UXLondon was an amazing event with lots of high quality speakers, loads of inspiration and there was probably hundreds of takeaways, but I’m going to cover just 3 that really inspired me the most.
The first big takeaway was that UX is growing up, not just as a field in its own right but in its relationship with related fields that have been around for longer.
One of the indicators of this was the recurring theme of Customer Experience (CX). Leisa Riechelt spoke about the relationship between UX and CX, and the importance of strategy for the business as a whole towards providing a great customer experience.
Obviously as a UX practitioner we use strategies and methodologies in our research, design, and provision of content, but if we take a step back and look at the bigger picture, we’re really looking at having an overall business strategy, albeit one where the user is at the core not the highest paid person’s opinion (HIPPO).
This overall structure includes CX which has long had the user’s needs at heart but with a stronger connection to business level roles and goals rather than at the design and development level (or deliverables level) which is traditionally where UX comes in. So strategic UX looks at getting the UX profile raised within the organisation – being inclusive of everyone from the top down, and from an early stage.
Another speaker at UXLondon, Leif Roy, flew over from New Zealand to give a 15 minute talk on how his team at Optimal Usability approached the design of a new type of economy class seating for Air New Zealand. Now what they were doing was not just looking at the needs of the passengers during the flight – they were taking this step back and looking at the bigger picture – the whole customer experience. They were designing an experience, with anticipation, interaction, engagement, and subsequent memories. They were designing for the whole customer journey. In her talk Leisa Riechelt was advocating the use of user journey maps that let you view and design for this whole customer experience. She also said: UX is not CX, UX needs CX.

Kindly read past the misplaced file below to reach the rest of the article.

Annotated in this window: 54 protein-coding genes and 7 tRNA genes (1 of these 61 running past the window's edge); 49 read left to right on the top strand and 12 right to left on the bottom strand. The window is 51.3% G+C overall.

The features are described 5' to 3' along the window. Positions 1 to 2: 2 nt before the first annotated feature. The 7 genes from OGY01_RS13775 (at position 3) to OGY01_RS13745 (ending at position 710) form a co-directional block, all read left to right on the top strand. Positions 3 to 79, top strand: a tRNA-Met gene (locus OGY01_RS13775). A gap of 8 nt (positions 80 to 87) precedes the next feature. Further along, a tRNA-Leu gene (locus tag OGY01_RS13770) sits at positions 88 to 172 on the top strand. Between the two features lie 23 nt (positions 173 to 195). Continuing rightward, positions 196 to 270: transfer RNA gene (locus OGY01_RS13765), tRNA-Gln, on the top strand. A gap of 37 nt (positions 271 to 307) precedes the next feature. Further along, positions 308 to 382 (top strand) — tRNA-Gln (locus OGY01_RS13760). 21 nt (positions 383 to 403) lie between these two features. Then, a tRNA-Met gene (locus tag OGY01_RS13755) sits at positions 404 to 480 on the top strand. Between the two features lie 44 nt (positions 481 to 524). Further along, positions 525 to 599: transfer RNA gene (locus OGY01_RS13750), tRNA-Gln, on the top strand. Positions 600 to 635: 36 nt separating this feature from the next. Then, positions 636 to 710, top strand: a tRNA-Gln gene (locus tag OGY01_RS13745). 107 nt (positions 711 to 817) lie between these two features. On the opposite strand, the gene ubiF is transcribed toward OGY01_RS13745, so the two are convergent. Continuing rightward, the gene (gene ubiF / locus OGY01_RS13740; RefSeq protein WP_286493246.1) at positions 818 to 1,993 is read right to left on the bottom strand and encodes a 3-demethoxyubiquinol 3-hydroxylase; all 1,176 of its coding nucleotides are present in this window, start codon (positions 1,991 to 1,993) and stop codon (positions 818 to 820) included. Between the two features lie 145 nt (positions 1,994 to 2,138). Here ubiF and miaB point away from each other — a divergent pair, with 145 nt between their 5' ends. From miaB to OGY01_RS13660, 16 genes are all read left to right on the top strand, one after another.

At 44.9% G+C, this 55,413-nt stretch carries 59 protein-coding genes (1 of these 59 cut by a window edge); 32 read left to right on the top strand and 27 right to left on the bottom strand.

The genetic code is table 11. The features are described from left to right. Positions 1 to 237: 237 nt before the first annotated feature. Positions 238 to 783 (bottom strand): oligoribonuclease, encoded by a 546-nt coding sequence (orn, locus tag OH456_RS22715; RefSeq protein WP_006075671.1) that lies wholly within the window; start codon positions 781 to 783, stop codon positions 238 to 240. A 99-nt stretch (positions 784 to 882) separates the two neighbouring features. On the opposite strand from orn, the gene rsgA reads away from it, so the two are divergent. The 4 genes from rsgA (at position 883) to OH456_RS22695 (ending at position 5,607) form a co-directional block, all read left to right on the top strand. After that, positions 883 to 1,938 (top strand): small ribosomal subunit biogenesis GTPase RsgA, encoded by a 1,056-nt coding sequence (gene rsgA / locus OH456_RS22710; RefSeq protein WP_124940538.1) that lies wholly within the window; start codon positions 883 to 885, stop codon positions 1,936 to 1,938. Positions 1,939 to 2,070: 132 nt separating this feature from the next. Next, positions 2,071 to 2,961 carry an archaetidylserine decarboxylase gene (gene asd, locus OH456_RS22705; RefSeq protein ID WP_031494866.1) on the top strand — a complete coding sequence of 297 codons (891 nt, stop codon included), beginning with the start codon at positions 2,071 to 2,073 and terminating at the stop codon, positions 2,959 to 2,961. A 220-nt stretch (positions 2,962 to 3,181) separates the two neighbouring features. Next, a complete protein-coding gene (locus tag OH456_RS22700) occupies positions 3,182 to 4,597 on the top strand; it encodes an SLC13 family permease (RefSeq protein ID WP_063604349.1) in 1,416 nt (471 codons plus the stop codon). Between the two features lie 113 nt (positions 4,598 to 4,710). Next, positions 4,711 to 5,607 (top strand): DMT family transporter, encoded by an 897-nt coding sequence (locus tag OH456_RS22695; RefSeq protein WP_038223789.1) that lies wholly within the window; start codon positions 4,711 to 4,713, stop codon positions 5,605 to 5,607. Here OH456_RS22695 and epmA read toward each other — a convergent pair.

The most inspiring point for me came when Jared Spool spoke about how four factors are coming together in UX at the same time in order to create this perfect storm that UX is in the middle of. Now he was talking about mobile and its market maturity was one of these four factors, but really what he was talking about is applicable to UX as a whole.
One of these four factors was the Kano Model, which isn’t exactly new – it was created by Noriaki Kano in the 80′s (1980′s). The Kano Model is a two dimensional graph – there’s an x-axis and a y-axis, and they cross in the middle. On the x-axis is the investment of the organisation. Investment can be time, effort, research, whatever. Essentially it boils down to cost but cost is a negative word so we’ll call it ‘willingness to invest’.
On the y-axis is the user or customer response to using the product or service that the organisation produces. It ranges from frustration at the bottom to delight at the top
In the middle, where the axes cross is this area we call satisfaction. It’s a neutral term.
There’s 3 main lines on this model. The simplest is a straight line from bottom left to top right, which is simply ‘performance’. The more willingness there is to invest, the better the response we get back from the user – you get back what you put in.
Then there’s two interesting curves here. The curve at bottom right describes the user’s basic expectations. Some basic expectations don’t take so much investment – lets face it, if you can’t even meet the most basic of expectations, you don’t have a product. But to meet all the basic expectations actually takes quite a bit of effort. The key element of this curve is that it never rises above the x-axis. Even if you meet all the basic expectations, you can’t do more than just ‘satisfy’ the user.
Now if we’re serious about providing a good user experience, then we want to do more than just satisfy the user – we want to ‘delight’ the user.
It turns out we don’t have to work too hard in order to come up with some nice features that get the user above the satisfied state. This other curve at top left rises from the satisfaction level up towards delight, as the organisation is more willing to invest. These are added value features – the elements that make your product or service unique, easy and pleasurable to use – the things that delight us. We’ll call those excitement generators.
There’s no use, by the way, of having these excitement generators without also meeting the basic expectations. The one is built on top of the other.